Throughout recorded human history, we’ve composed art in the name of love. There was a war fought over Helen of Troy while Shakespeare asked (likely to an aristocratic male patron): “Shall I compare thee to a summer day?/Thou are more lovely and temperate.”

Elizabeth Barrett Browning mused “How do I love thee?/Let me count the ways,” despite the fact that her husband, the poet Robert Browning, according to all accounts, was an inveterate bore.

And the 80s rock band Tesla assured us that “love will find a way.”

While I’m not a romantic—I don’t believe in love at first sight—I will acquiesce to the hypnotic powers of love. And I’m finally ready to declare that I love Chris Sale.

My totally platonic, man-love for the Red Sox ace has taken an entire season to manifest. However, when Sale struck out Baltimore’s Ryan Flaherty for his 300th K, the first Red Sox pitcher to reach this benchmark since Pedro Martinez, I squealed like a schoolgirl and clapped my hands like a seal.

For some reason, I only fall in love with Red Sox pitchers and, honestly, when Jon Lester left Boston for Oakland then the Cubs, I thought I’d never have a totally platonic, man-love again.

But when I found out the Red Sox signed Sale, I knew after he was introduced that a totally platonic man-love was possible. Sure, he was the bad-boy who defied ownership and defended Adam LaRoche when LaRoach spontaneously retired because the organization wouldn’t let his son hang out in the clubhouse. And then Sale cut up those God-awful throwback 70s White Sox uniforms.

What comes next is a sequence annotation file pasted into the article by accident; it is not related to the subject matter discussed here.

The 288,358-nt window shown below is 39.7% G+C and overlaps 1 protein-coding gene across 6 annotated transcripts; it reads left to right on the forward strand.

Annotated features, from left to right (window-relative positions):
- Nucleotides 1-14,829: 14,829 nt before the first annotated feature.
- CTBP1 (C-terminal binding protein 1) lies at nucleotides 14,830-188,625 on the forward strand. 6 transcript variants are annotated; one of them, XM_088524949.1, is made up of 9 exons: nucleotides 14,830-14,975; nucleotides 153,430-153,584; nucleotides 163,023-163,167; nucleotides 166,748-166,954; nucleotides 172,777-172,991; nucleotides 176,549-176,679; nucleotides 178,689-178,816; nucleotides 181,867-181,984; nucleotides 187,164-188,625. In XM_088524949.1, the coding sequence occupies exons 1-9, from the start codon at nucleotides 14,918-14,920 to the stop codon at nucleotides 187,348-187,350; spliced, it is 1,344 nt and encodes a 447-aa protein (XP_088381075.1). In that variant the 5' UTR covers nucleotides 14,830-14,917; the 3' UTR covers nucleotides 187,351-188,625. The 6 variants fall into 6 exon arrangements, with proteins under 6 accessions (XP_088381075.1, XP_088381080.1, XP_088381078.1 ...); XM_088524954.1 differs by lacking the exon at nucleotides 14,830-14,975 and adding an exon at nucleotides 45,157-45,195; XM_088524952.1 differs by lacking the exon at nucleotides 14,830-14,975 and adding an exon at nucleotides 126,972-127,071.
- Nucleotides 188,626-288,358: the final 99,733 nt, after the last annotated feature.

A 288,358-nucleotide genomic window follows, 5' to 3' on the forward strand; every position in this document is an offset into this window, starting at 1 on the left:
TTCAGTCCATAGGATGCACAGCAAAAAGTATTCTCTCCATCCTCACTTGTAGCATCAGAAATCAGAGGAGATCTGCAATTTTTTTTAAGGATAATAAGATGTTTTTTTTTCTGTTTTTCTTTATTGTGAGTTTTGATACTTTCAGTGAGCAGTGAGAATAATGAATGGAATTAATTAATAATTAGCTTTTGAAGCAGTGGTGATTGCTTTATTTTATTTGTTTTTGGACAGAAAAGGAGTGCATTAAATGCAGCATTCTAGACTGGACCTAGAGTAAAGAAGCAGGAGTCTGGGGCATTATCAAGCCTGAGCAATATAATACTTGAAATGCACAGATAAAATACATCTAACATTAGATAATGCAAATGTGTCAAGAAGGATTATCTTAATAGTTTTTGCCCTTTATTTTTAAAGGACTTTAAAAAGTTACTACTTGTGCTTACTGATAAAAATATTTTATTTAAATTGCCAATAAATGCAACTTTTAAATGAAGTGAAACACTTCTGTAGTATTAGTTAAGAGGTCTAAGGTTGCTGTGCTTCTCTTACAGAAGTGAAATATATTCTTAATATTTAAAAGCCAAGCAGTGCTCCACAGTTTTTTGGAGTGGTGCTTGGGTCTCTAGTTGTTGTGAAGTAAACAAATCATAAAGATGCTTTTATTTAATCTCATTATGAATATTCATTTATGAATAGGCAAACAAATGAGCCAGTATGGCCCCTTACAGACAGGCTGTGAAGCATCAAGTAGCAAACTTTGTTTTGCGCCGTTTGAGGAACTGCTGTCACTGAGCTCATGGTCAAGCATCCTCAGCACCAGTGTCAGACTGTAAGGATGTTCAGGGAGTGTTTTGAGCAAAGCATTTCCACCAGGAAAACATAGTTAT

Who isn’t drawn to the bad-boy, though?

Then Sale came to Boston, and for the first half of the season, he was nothing short of dominant. He started for The American League in the All-Star Game, despite lackluster run-support, and has posted a 2.75 ERA with 17 wins. While there’s good reason to believe the Cy Young will go to Cleveland’s Corey Kluber, by any measure, Sale has had a solid first season in Boston.

If the Red Sox, who have secured a postseason spot, are going to make any sort of run in October, it will have to be on the shoulders of Chris Sale as he ventures into his first playoff appearance.

The poet and lyrical genius David Coverdale once asked: “Is this the love that I am feeling/Is this the love that I am searching for?”

With Chris Sale, a lot is going to depend on October.